You’ve heard it before: Sure, the economy is doing well, but it’s not really Trump’s economy, it’s Obama’s. He just inherited it.
Until stuff starts going downhill, of course — then the fundamentals were all President Donald Trump’s.
I have neither the time nor the energy to explain the multitude of ways this is utterly ridiculous.
However, for economist Stephen Moore, there’s one thing in particular that sticks out as evidence of how much better things are under the 45th president than the 44th: How the middle class is doing.
I know, you may not have noticed this. If you listen to the Democratic presidential debates, the middle class is dying; they’re being squeezed out by a growing mass of economically stagnant lower-income Americans who used to be middle-class until the monocle set took all of their money because they needed a fifth yacht or something.
As Moore pointed out in a Wall Street Journal piece published Sunday, Trump’s critics “insist all the benefits have gone to the rich and large corporations.”
He quoted Massachusetts Sen. Elizabeth Warren: “America’s middle class is under attack,” she’s told audiences.
But is it really?
Well, we wouldn’t be writing this article if the received wisdom were accurate, so let’s listen to Moore — former president of the Club for Growth and a one-time Wall Street Journal editorial board member, as well as an adviser for Trump’s 2016 presidential campaign — explaining the numbers on Fox Business this week:
Moore talked about how they’d “found, based on the Census Bureau data … they are reporting now that from the day that Donald Trump entered office through the end of July of this past year — these are the most recent numbers — middle-class incomes are up $4,100.”
“That is a chart-topper,” he continued. “In the previous 16 years, under the Bush and Obama administrations, incomes only rose by $1,000.”
Moore said they’re such “blockbuster” statistics that “I had to triple-check these numbers to make sure they were right because they are so off-the-charts.”
The economist spelled it out in more detail in The Wall Street Journal piece.
“The latest data from the Census Bureau monthly surveys tell a different story. Real median household income — the amount earned by those in the very middle — hit $65,084 (in 2019 dollars) for the 12 months ending in July,” he wrote.
“That’s the highest level ever and a gain of $4,144, or 6.8%, since Mr. Trump took office. By comparison, during 7½ years under President Obama — starting from the end of the recession in June 2009 through January 2017 — the median household income rose by only about $1,000.”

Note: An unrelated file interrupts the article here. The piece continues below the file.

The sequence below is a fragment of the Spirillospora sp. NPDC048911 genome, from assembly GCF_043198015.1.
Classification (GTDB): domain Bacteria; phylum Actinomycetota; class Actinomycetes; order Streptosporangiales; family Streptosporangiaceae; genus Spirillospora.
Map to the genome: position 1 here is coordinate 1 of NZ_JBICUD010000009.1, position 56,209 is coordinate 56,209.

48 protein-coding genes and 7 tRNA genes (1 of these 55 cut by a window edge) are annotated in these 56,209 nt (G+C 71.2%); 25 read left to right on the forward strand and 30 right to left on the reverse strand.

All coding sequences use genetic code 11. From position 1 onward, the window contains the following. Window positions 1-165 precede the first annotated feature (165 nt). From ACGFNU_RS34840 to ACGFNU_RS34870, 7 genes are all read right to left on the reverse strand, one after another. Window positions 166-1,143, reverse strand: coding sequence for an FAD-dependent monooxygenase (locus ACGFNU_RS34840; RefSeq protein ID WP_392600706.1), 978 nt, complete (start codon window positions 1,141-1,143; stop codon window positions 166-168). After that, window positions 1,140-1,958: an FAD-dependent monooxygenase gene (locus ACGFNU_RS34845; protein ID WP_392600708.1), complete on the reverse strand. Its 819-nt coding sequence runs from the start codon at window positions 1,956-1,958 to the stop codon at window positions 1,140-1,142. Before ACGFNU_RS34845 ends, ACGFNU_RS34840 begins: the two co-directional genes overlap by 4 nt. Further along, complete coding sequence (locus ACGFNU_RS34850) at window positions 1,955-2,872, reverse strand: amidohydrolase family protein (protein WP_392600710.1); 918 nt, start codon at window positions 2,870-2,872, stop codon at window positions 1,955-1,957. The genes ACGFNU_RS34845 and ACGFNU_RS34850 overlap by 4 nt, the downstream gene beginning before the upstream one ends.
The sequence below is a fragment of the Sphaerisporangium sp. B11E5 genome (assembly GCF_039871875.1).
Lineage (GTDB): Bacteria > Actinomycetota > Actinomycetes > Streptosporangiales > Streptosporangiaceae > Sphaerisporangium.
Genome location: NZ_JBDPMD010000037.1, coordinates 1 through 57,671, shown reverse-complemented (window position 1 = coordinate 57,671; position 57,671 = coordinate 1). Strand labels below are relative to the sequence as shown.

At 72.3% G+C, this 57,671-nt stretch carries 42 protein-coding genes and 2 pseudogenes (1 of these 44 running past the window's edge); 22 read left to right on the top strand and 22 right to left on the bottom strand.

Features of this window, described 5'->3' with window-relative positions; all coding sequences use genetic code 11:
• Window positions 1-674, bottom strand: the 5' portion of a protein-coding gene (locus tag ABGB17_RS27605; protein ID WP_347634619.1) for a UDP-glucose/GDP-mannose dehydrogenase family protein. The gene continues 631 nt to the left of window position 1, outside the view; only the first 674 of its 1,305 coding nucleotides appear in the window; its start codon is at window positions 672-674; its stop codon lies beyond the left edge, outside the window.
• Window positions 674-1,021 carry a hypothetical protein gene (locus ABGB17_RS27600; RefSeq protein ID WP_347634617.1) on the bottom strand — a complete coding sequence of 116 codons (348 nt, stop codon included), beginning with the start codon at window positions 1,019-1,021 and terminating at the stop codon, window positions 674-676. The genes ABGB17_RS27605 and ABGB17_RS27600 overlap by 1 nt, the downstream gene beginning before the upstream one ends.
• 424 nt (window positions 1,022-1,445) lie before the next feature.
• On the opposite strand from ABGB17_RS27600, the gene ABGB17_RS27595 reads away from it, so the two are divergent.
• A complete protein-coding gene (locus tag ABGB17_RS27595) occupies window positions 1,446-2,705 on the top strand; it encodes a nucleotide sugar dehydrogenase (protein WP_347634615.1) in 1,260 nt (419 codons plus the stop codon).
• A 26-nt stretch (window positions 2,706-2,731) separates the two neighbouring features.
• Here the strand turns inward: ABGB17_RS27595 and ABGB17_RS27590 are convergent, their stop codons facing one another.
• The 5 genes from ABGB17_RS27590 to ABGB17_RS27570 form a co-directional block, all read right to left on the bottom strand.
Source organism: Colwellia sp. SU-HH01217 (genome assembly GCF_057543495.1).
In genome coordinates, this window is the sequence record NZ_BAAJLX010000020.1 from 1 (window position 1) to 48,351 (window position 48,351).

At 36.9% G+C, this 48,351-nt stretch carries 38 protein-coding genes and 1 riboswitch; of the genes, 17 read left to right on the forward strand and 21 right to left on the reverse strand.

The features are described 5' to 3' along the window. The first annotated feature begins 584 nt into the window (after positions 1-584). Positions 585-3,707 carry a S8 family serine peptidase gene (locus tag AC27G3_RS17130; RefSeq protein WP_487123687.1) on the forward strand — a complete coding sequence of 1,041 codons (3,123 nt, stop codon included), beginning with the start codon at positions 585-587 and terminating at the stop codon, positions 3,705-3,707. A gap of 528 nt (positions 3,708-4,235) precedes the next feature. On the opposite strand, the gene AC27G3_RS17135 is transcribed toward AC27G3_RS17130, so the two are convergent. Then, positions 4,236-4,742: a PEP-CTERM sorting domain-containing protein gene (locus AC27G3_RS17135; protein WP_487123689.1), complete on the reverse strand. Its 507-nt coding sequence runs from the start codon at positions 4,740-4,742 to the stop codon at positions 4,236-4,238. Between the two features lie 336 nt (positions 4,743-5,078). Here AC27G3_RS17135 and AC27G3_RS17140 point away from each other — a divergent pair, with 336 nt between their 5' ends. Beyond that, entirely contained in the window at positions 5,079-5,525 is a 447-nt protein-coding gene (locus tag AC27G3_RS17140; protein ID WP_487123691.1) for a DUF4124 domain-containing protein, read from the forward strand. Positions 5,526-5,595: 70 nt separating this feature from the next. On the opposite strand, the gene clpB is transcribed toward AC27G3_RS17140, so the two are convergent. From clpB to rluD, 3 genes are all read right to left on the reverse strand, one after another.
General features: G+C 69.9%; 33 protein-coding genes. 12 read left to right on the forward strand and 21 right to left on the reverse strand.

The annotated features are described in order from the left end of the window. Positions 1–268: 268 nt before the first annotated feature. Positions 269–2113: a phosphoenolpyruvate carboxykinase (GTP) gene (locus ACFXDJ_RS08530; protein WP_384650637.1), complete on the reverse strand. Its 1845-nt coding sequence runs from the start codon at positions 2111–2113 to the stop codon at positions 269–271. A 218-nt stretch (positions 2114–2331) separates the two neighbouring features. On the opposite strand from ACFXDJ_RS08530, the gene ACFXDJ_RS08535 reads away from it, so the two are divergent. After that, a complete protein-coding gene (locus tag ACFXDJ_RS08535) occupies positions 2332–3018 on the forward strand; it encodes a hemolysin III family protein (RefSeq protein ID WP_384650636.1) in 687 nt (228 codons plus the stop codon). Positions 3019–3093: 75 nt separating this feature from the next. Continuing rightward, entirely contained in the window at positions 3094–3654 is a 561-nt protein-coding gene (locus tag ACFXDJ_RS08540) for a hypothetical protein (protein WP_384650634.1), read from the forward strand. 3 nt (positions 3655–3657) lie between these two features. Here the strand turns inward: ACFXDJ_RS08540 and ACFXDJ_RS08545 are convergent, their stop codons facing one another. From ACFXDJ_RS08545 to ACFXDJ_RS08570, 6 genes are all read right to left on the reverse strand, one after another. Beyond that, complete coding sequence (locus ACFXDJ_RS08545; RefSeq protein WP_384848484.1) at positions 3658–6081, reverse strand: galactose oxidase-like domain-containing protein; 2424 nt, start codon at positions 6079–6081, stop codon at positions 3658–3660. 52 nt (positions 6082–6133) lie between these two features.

Moore said the data “squares with other economic trends. It explains why consumer spending has surged this year and major retailers like Lowe’s and Target report massive sales. White House economic adviser Larry Kudlow had it right when he said last month that, due to fatter paychecks, families are spending and saving more at the same time.”
And as for Trump inheriting the Obama economy — well, not so much, Moore said.
“Mr. Obama inherited a financial mess, but the median income continued its decline during almost all of his first term and rose only slowly in his second term — the weakest recovery from a recession since the 1930s,” he said.
Moore did have a caveat at the end of his piece: “A protracted economic slowdown or recession could reverse Mr. Trump’s advances on jobs and incomes,” he wrote. “The trade war is imposing a heavy toll.”
“But for now the median family enjoys its fattest paychecks ever. The middle class not only isn’t shrinking, it’s getting richer.”
This likely isn’t going to get a lot of play in the midst of the Ukraine whistleblower scandal.
It should. If the left wants to know why Donald Trump still has a very good chance in the 2020 election, despite everything the establishment media and Democrats have said over the past few weeks, it’s because of what he’s done for the middle class.
You know, the same middle class he’s been attacking all these years, according to the Democrats.
Truth and Accuracy
We are committed to truth and accuracy in all of our journalism. Read our editorial standards.